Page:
Probably because in Palicki's case, her show never even made it to the screen.
"What killed the Batman franchise? DER AIIIIISSSS EDGE!!!"
Let it go...
The fact you're saying Marvel and DC is key there. DC is not a movie company. Warner Bros, which owns DC, among a number of other intellectual properties, is. Marvel Studios is a comic book movie studio. Nothing else. It's owned by Disney, but it doesn't make any films other than those based on its own characters. Given its prime job is to sell toys and comics, it makes perfect sense that it would put everything it had into a combined cinematic universe as it has; they are operating an entirely different business model to WB. Per Wikipedia, as they said ahead of Marvel Studios' creation in 96: "Arad said of the goal for control, "When you get into business with a big studio, they are developing a hundred or 500 projects; you get totally lost. That isn't working for us. We're just not going to do it anymore. Period."
I have no qualm with the proposition that the MCU is smart business - for Marvel, which has no other irons in the fire except superhero films. It's playing to their strengths (really, their only strength.) But I don't see it as a game-changer for Hollywood at large, or even for DC. If superhero films go out of vogue with the viewing public, or Marvel has a bad run with a few films, or even Marvel's style of storytelling goes out of fashion, it's toast. It has no other product to push because it makes nothing else and it's unlikely it'll branch out into anything else or heavily change its approach. By contrast, Warner Bros has all of DC's intellectual properties -- but that's not all it does, not by a long shot. If I remember right the head of DC repeatedly said to people ahead of B/S being announced that superhero characters are not all they do at DC, and that's just the comic book company, not the entertainment conglomerate that WB amounts to. Marvel's approach is making it money, certainly, but it's still dependent on public thirst for superhero films remaining more or less constant. WB doesn't have to take that approach, because it amounts to risk and a lot of extra money, so it doesn't go there.
The argument that Marvel will have an awesome 28 movie back catalogue for people to look at is not much of an argument either, for exactly the same reason you mentioned about how WB can only point to its '89 Batman films: it'll be a dated back catalogue by the time it matters. The fact Spider-man is being rebooted demonstrates that even Marvel doesn't believe otherwise in that respect.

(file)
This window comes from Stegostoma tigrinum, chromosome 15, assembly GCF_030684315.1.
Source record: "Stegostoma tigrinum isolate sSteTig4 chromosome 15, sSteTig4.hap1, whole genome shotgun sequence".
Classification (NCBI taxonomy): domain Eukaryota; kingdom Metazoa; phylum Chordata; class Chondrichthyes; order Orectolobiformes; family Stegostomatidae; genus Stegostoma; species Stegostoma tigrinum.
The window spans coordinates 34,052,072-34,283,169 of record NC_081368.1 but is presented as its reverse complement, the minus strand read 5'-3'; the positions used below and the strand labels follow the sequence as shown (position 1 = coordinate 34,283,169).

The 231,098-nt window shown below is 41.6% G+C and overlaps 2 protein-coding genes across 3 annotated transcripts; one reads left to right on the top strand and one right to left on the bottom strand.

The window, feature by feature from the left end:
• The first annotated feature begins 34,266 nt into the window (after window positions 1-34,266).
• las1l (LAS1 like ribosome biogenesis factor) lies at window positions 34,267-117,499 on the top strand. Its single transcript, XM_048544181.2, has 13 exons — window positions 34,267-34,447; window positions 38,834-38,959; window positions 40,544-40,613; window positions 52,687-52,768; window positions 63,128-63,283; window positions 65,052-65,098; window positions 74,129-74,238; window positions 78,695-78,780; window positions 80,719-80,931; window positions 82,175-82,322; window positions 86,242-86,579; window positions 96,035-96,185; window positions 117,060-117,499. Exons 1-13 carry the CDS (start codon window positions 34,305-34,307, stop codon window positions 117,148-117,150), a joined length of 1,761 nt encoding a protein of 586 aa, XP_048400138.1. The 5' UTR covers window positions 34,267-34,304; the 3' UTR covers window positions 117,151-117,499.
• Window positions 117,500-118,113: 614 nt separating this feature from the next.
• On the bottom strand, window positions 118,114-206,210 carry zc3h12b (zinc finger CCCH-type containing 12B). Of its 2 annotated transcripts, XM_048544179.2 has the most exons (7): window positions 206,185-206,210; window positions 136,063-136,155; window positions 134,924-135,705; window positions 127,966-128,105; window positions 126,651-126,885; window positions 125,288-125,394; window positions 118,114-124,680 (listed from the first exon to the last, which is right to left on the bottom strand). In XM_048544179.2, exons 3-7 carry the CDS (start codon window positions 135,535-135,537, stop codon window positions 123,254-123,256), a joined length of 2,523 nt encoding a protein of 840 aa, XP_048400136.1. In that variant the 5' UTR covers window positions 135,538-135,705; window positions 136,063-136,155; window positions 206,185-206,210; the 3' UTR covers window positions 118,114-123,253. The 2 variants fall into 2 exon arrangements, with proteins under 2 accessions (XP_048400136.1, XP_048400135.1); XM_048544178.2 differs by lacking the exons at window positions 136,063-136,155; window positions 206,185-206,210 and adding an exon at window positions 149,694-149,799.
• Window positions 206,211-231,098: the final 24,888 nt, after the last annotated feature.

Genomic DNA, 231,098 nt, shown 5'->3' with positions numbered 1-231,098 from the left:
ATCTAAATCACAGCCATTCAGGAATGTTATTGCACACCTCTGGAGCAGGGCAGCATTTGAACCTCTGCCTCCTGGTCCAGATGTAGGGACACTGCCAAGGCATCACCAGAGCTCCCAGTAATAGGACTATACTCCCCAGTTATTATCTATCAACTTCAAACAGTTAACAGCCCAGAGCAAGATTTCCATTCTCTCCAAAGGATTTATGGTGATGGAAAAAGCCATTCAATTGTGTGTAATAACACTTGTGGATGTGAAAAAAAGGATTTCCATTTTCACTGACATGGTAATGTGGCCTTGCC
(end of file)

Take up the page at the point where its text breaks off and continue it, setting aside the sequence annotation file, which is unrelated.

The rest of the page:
To be fair
@Saintheart, Marvel studios itself didn't reboot Spider-Man; it's Sony, which currently holds Spidey's movie rights that's rebooting it.
Fair call - but I still don't think anyone's taking good care of their Iron Man 2 DVDs on the prospect of them being an indisposable part of a Marvel Cinematic Universe marathon to be held in the year 2025 or so as background for Avengers 4 -- Live Free or Avenge Hard.
Though, to be fair, if Marvel got the rights back, they'd probably reboot Spidey also. Sure, the ASM films fit the more grounded reality of the MCU, but I think they'd rather weave it into the existing structure from scratch rather than try to shove two universes together (one of which they had no hand in).
Actually, I think you're already wrong there. After the Avengers- and particularly over the last 6 months or following IM3 and the Avengers boost to Thor 2, Hollywood is suddenly gearing whatever they can towards shared universe megafranchises.
All the studios now believe they need a megafranchise like the MCU in order to survive (there are financial analysts, consultants and studio executives that are literally said something to this effect).
So you have Sony aggressively expanding the Spider-Man universe, Fox with the FF/X shared universe, Universal planning a shared classic monsters/Van Helsing universe, Star Wars expanding beyond episodes into character spin-offs and DC finally merging Batman/Superman (amongst others)- if ever so slowly.
Then all the studios, to quote Lionel Logue, are idiots.
They are chasing a trend, and competing on a field where Marvel is geared up for it and has taken ten years or so to build it. Sony and Fox's franchises are dependent on superhero films remaining in vogue. Universal can't make a single good monster film, much less a megafranchise, and as for Star Wars expanding beyond episodes into character spinoffs...
(Okay, that's probably unfair. The Ewok movies were spinoffs of entire species, not specific characters.)
They were also TV movies originally and never really got a high degree of recognition in terms of continuity with the films.
Idiots or not, it's still signs of a game changer.